Retired St. Maarten judge Reuben Essed has received a lifesaving pacemaker for his heart at Health City Cayman Islands.
Essed, one of an increasing number of patients from St. Maarten to receive tertiary care at the hospital, has had a preventative pacemaker implanted by doctors at the facility.
The retired judge was advised by his cardiologist, Dr. Meredith Sedney, to consider a pacemaker – but to have the procedure done at Health City because St. Maarten did not have the sophisticated capacity needed for the surgery.
“There are some procedures that we are never going to do in St. Maarten. For that, it is good to have a good contact with a hospital who can do all these procedures,” she said.
Among the things that impressed the St. Maarten cardiologist was the transparency of Health City personnel like chief interventional cardiologist and electrophysiologist Dr. Ravi Kishore. “I’m very impressed about how he is working and how I’m able to discuss cases with him,” he said.
“Especially when they are not clear-cut cases. So, brainstorming with Dr. Ravi is absolutely fabulous. That’s why we bring the patients here and sometimes it’s not needed to bring the patients here because we have just discussed before. And that’s a great thing – the communication.”
It transpired that Essed’s case was a complicated one which, Dr. Kishore agreed, needed close consultation with the patient and his primary cardiologist. “We finally managed to come to a conclusion that Mr. Essed may not require cardiac resynchronization therapy because his heart function is pretty reasonable.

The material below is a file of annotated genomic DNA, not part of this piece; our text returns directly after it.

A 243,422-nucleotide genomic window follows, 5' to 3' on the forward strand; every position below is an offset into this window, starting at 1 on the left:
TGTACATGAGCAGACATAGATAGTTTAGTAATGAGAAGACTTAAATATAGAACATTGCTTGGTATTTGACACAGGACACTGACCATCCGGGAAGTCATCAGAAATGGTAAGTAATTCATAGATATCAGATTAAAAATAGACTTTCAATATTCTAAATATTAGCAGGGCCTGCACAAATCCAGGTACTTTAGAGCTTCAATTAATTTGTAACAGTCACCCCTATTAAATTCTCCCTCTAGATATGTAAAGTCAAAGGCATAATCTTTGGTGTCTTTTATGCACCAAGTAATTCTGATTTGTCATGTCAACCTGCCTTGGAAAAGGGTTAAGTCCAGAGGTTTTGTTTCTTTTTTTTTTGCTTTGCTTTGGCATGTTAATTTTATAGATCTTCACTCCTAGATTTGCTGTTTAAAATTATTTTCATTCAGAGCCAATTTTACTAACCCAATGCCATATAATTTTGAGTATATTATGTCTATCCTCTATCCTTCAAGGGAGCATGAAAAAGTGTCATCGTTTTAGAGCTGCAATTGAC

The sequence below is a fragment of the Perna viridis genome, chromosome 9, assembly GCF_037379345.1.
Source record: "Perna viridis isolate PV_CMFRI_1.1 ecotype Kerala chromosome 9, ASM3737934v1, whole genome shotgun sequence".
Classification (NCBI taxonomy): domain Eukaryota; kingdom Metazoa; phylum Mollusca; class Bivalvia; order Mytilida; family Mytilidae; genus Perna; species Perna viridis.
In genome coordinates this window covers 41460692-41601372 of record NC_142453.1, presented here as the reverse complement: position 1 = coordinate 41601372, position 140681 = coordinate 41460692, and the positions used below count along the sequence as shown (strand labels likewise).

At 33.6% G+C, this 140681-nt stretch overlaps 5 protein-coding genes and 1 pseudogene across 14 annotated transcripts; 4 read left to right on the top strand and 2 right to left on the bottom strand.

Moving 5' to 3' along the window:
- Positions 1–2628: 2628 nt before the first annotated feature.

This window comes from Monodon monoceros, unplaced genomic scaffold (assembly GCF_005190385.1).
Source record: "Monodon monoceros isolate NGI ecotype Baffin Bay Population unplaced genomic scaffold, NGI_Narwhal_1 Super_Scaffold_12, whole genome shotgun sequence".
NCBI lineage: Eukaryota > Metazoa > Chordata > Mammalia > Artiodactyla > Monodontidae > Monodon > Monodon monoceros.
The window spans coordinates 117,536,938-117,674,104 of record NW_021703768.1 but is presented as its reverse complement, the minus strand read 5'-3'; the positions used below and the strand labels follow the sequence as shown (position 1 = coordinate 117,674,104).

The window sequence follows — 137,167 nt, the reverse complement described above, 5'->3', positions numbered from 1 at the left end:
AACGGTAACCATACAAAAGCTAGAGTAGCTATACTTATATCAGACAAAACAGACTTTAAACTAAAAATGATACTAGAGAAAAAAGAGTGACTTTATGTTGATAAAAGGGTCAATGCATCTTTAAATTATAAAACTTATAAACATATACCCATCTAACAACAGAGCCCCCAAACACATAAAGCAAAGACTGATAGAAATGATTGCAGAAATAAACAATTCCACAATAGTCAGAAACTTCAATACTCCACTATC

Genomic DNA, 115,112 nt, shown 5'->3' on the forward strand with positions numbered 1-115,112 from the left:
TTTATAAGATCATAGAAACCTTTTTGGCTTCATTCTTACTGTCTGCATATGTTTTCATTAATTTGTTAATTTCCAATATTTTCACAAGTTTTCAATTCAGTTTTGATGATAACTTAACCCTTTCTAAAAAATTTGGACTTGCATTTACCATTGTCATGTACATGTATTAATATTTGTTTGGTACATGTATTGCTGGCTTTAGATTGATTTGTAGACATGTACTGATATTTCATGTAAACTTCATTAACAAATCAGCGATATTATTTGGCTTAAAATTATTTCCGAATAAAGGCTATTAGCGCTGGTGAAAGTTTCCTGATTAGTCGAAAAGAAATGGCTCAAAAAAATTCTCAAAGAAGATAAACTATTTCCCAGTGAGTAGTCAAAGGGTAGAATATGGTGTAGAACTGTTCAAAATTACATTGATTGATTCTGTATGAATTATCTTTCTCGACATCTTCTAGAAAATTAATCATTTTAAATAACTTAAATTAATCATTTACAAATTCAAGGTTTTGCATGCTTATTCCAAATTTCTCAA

“However, his ECG (electrocardiogram) abnormality suggests that he may be at risk of developing intermittent heart block, which can be pretty dangerous. Especially when you are on an island with limited acute tertiary medical care,” Dr. Kishore said.
Essed, with his new pacemaker implanted, said: “I recommend this institution to everyone, wherever in the world, who might need some medical attention, especially in this field.”
A growing number of St. Maarten residents are receiving critical care at Health City as part of an agreement between the hospital and SZV Social & Health Insurances, the government-owned national health insurer in St. Maarten, through weekly flights operated by Cayman Airways to provide tertiary healthcare to those who are awaiting treatments unavailable on the island.
And as Dr. Kishore points out, it makes good economic sense, too. “We have earlier managed some patients of St. Maarten with great success and with fantastic outcomes at a much lower cost to the insurance company. I guess that has provoked the continued inflow of patients.”